A dying relation: the doctor-patient bond

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Dr. Priyanka Roy

Let’s accept the fact first, doctors are not next to God, they are there  to help;
Things could be a bit easier after that.

Gone are the days when doctors were treated with respect. Nowadays, they are being looked upon with envious eyes, ready to be attacked, any moment, they get a chance. Somewhere a paediatrician is being killed, somewhere a senior retired doctor has to face the fury of a mob, he bleeds to death; somewhere a fresh passout, barely a doctor fatally injured at the casualty by patient’s attendants, somewhere a lady gynaec assaulted and the list goes on. Somewhere doctors are not spared even after death, they are denied cremation. The respect that Corona warriors deserved for embracing death for the sake of others, they are denied of that respect. The Indian Medical Association has reported that 75% of doctors face verbal or physical abuse in hospital premises and fear of violence was the common cause of stress in 43% of doctors.

Every so often negative portrayal of doctors, the demeaning remarks on doctors by some influential people, these all have established (as it appears) a negative impact against the medical fraternity, in the mind of the people. Say, put a defamatory post against a doctor on Facebook and see the number of comments that follow. A doctor spends more than a decade in attaining his/her skills and he/she is questioned for the charge he/she takes for his/her expertise. In which profession do we find all clean people, but does that mean that there’s no clean people in any profession. But here, the wet and dry burn together. And the outcome is visible.

The doctor patient ratio is worsening. The referral rate is rising, not only depending on the condition of the patient but also depending on the condition and number of accompanying attendants. Skilled surgeons are getting apprehensive and scared to perform challenging cases, fearing an attack if things go otherwise. And a vicious cycle is surfacing, where, in view of the growing atrocities against doctors, some doctors have become less empathetic towards patients, which get reflected in their attitude, this, in turn, leads to dissatisfaction on the other side, which fuel their rage, and the cycle continues. Both the sides are suffering.

The backbone of any relationship is trust, and this also goes for the doctor-patient relationship. But, in the present day world, where Google’s advice comes prior to a physician’s words, many patients are hardly getting the therapeutic benefit of the doctor-patient bond; something that heals the anxiety and fear of a morbid patient.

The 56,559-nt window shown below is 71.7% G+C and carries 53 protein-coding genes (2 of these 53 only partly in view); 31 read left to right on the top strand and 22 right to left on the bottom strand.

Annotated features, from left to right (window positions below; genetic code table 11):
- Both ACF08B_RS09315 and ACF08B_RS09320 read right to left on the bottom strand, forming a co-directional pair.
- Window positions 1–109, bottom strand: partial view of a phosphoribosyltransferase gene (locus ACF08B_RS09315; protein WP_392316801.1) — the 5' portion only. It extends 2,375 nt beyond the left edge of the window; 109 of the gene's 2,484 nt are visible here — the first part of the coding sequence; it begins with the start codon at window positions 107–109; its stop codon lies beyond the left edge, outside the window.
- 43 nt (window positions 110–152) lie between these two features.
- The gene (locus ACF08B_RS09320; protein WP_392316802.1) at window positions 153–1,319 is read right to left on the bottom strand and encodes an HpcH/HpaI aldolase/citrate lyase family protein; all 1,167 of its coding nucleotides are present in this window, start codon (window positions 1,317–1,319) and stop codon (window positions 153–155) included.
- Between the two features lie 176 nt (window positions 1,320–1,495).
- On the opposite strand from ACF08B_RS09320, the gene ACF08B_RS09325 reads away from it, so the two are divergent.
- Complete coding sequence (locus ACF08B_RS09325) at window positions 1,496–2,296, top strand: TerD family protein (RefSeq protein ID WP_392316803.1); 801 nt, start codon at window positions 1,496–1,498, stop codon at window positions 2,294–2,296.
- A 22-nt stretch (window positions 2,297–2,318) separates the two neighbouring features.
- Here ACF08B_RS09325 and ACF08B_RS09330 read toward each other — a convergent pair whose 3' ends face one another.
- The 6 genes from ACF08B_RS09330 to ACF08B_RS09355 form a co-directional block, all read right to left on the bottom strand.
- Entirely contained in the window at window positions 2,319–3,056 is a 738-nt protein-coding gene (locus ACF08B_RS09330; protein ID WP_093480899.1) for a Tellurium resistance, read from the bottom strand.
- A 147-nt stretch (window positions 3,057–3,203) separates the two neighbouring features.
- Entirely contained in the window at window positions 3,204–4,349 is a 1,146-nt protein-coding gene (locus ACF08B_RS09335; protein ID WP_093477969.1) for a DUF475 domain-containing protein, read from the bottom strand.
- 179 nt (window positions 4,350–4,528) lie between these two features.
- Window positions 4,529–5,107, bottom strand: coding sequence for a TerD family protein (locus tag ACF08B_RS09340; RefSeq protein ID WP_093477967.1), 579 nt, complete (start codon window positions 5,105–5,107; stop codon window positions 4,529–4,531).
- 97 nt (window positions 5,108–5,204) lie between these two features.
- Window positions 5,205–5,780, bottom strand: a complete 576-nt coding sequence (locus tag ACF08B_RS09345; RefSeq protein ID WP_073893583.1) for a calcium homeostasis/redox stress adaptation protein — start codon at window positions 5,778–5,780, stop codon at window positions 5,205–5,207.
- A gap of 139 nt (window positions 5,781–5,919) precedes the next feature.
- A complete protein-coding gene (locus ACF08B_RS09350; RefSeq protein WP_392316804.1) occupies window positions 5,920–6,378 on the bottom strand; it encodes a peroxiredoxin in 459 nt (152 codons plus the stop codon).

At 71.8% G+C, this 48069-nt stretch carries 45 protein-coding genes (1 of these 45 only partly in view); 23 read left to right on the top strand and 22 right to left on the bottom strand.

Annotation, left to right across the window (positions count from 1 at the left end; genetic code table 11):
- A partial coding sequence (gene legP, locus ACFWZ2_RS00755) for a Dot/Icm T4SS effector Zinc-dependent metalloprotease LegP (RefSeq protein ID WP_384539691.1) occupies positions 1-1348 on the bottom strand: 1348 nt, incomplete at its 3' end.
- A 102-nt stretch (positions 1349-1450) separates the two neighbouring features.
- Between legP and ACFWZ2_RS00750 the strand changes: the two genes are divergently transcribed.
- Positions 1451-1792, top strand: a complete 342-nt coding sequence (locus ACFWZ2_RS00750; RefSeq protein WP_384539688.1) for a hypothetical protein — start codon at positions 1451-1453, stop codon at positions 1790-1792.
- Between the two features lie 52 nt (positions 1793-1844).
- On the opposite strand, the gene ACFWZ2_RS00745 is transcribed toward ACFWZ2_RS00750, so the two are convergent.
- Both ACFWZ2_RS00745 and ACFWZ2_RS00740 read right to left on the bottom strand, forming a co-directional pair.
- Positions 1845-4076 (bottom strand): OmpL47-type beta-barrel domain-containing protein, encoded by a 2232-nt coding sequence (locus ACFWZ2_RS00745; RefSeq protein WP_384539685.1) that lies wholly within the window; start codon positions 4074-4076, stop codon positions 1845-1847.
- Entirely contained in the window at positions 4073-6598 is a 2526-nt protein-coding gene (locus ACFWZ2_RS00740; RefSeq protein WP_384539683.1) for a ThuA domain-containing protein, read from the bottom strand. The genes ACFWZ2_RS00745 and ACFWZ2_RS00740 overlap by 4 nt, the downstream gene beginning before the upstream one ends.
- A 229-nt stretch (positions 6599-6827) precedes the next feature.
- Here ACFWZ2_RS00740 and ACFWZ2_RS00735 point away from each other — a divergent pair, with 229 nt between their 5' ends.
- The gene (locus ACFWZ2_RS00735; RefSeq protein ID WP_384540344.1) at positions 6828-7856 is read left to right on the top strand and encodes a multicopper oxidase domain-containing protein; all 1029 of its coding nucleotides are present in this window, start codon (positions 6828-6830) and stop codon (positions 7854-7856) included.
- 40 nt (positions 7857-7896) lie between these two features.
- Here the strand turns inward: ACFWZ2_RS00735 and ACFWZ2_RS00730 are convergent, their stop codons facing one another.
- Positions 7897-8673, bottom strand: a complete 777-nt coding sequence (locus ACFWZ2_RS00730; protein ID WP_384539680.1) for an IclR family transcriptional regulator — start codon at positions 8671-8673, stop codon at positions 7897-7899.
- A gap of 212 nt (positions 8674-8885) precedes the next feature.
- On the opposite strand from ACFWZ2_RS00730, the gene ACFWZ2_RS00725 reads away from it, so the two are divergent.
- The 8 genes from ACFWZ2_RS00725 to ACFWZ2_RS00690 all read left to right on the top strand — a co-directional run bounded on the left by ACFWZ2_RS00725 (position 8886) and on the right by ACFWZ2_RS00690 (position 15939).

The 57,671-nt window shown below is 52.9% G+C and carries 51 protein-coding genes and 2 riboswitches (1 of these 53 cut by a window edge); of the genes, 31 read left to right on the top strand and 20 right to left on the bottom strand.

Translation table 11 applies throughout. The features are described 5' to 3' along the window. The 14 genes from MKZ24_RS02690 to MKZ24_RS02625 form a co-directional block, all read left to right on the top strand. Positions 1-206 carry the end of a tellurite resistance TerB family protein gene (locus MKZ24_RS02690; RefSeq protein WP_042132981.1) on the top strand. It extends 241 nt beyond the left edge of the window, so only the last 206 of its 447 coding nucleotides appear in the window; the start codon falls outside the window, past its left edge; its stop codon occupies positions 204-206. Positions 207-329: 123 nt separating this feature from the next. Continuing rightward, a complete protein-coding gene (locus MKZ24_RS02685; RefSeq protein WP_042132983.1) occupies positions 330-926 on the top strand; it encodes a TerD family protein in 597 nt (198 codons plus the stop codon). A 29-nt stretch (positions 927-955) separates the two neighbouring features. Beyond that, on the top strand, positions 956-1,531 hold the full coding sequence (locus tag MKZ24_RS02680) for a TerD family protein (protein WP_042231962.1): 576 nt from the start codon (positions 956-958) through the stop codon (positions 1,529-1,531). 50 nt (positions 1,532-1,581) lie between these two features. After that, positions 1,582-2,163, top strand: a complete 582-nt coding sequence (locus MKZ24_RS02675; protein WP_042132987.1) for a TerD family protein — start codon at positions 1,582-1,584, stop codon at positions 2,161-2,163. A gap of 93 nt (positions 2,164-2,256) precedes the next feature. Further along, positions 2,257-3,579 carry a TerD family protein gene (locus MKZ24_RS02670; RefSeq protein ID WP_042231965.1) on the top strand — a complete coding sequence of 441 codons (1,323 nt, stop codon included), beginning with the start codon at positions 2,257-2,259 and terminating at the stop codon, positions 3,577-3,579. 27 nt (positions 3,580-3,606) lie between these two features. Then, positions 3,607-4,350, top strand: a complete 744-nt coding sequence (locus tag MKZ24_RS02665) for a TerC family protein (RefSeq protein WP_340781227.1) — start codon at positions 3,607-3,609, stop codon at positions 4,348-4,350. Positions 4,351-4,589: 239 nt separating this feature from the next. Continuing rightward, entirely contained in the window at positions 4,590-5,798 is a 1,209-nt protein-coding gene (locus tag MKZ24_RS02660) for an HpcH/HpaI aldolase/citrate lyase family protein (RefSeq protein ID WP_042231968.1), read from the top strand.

It’s not that the rude tongue of a doctor should be tolerated, or the arrogant bossy attitude of some attendant. Egos should be curbed on both sides. Talk and transparency should be emphasized. A professionally friendly attitude with a transparent explanation about the condition they are dealing with should be prioritized. Taking into consideration the limitations of facilities, expertise,  infrastructure, cost and their own faith, the patient can go for another health centre, depending on their choice (cafeteria approach), rather than getting treated with distrust and dissatisfaction and making things difficult for both of them.

Unfortunately, cases of medical negligence do occur at times. But in the present day scenario, things have become such that sometimes, not generalizing, if a patient dies despite all possible efforts of the medical personnel, the doctors are held responsible, keeping a blind eye on their efforts. Sometime when even a brought dead patient arrives, its the doctor’s fault at times. Giving a dead declaration has become a potential threat to life.

Doctors fight diseases, they are not at war with their own patients. The nation herself is going to suffer, if, in view of the growing atrocities against doctors, the number of new doctors, continues to decline in the clinical departments. Recently, amidst the rising incidents of violence against healthcare workers on the frontline of the fight against Covid-19 and the Indian Medical Association demanded the Centre to bring in a law on an urgent basis to protect medical professionals from an attack on duty; the Centre has brought in an ordinance under which, a person who attacks a healthcare worker who is treating COVID 19 cases, can be jailed for a period of 6 months to a maximum of 7 years with a fine from 1 lakh to 7 lakh and in case of damage caused to vehicles and clinics of health workers, the guilty will be made to pay a fine which is double the market rate of the property damaged. Laws of this kind should be strictly implemented and exercised. Neither a case of medical negligence nor a case of violence on medical personnel should be let go off, just like that.

It depends on both the sides to stop a field, that deals with human lives, from becoming a market place. Piles of consent forms are increasing, the number of attendants along with the patient strictly dealt with in many institutions..still we get to see such heinous crime of attacks on doctors. Where is it all heading to..an increasing gap, a mechanical approach between both the sides. Both doctors and patients are suffering, and along with them, the nation is at stake. A bridge of understanding is what is required, from both sides.

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